Lyme, Spirochetes and Phase Contrast Blood Microscopy

Yesterday I spent some time with a woman who does phase contrast, which is the new and improved way of looking at blood (so it’s better than brightfield and darkfield microscopy, and you don’t have to stain the sample). The magnification is 5000x.

I’ve always wanted to have this done so I can see what my red blood cells and serum are up to. I learned a lot.


Here you can see red blood cells, with some rouleaux (sticking together, on top of each other). Though mine’s not the worst to be seen by any means, the rouleaux could signify an active infection, or gut inflammation. The small dancing speck toward the end of this clip is a triglyceride.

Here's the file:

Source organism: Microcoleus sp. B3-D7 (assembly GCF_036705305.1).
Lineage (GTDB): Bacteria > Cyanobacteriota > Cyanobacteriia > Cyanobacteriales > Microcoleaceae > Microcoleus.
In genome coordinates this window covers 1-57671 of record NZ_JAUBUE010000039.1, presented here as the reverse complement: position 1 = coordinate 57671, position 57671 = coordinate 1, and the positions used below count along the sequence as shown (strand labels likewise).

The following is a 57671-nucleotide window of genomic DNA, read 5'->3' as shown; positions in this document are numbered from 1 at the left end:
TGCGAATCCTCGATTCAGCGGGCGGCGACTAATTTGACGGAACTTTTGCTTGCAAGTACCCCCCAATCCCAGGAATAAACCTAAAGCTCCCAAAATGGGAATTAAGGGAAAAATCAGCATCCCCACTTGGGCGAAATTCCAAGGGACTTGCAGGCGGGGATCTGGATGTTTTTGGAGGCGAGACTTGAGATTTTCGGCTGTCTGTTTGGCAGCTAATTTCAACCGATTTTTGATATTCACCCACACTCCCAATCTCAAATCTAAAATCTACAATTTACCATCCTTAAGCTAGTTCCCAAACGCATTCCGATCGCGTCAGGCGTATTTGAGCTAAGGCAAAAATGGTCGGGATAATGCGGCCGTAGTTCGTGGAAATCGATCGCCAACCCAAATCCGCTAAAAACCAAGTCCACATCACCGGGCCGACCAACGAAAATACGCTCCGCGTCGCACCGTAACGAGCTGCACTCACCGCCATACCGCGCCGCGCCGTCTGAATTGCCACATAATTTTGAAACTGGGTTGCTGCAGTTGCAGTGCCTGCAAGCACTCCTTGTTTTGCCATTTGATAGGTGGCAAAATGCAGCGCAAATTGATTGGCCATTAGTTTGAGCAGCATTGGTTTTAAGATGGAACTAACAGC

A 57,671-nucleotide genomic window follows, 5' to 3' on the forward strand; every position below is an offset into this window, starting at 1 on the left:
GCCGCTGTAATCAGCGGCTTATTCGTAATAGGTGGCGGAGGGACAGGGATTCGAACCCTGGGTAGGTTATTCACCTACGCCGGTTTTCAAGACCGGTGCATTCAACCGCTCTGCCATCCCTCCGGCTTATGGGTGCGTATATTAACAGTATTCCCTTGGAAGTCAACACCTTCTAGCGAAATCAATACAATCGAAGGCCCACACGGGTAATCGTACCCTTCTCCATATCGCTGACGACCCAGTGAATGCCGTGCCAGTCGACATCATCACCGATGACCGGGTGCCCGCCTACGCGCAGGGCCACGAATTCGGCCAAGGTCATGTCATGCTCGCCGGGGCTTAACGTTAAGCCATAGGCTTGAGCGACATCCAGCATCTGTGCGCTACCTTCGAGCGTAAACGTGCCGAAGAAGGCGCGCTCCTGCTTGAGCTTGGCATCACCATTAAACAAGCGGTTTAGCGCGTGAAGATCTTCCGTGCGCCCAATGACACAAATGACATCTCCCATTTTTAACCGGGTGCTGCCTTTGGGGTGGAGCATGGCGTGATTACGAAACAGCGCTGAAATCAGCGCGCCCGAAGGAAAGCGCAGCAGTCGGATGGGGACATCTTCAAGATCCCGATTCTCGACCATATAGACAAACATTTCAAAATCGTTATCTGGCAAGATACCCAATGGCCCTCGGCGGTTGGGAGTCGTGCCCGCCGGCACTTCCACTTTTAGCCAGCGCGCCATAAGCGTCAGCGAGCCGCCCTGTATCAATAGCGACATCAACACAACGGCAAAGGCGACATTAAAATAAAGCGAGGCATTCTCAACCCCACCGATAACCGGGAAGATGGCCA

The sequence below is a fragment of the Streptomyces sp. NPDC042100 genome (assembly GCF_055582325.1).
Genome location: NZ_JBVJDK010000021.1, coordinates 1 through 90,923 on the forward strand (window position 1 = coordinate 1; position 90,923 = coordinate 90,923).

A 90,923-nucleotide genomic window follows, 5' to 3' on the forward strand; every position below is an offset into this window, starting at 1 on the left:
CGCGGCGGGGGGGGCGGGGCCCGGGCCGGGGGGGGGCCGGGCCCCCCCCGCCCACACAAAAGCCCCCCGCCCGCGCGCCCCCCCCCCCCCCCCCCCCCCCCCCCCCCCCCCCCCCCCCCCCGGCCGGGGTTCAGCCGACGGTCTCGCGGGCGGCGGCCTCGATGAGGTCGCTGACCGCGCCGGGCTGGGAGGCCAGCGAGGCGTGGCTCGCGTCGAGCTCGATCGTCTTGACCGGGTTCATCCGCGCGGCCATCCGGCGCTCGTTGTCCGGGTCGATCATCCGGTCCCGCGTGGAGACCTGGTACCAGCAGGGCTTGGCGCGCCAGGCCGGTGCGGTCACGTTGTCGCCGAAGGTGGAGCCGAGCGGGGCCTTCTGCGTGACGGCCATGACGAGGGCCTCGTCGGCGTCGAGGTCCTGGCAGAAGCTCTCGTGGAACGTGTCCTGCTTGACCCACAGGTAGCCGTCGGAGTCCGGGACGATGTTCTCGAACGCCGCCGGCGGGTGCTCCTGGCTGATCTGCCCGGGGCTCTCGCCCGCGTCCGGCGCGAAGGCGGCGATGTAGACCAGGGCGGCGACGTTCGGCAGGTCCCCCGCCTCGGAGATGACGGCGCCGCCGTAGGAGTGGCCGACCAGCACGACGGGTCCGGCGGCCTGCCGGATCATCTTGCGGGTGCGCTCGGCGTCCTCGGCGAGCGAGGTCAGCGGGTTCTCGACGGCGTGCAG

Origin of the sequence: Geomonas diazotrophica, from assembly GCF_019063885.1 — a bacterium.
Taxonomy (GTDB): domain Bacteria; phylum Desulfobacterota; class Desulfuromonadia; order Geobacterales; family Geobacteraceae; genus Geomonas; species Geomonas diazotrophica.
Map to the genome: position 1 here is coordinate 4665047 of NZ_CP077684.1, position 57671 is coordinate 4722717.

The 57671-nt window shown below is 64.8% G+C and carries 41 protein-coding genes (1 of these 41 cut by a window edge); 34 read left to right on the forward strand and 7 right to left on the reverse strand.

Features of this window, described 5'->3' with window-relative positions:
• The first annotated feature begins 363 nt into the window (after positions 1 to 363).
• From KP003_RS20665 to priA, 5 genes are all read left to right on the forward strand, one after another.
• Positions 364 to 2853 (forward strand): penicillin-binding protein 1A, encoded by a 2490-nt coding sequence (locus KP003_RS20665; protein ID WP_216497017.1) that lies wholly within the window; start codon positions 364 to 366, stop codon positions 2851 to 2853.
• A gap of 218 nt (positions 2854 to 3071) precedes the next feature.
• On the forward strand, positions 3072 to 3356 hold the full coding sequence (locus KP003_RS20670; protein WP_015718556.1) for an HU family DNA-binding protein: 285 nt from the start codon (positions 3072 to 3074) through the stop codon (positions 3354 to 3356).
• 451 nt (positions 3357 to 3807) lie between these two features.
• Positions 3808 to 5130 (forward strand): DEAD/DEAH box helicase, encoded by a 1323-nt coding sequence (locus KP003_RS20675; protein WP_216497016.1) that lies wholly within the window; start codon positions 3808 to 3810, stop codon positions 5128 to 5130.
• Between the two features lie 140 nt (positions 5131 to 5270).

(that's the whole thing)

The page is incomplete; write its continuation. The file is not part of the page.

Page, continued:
And here, what looks like a spirochete that has exited a red blood cell.


And here, the creepiest. It’s a biofilm with 6 spirochetes attached. It’s in the middle of the screen, a little to the right, but you can’t see it very well here. I will upload another video of it soon.


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2 Responses to Lyme, Spirochetes and Phase Contrast Blood Microscopy

  1. Joe D. says:

    You are correct that phase contrast demonstrates many variant forms of borrelia. This Youtube site
    has the most phase contrast and fluorescent forms of borrelia:


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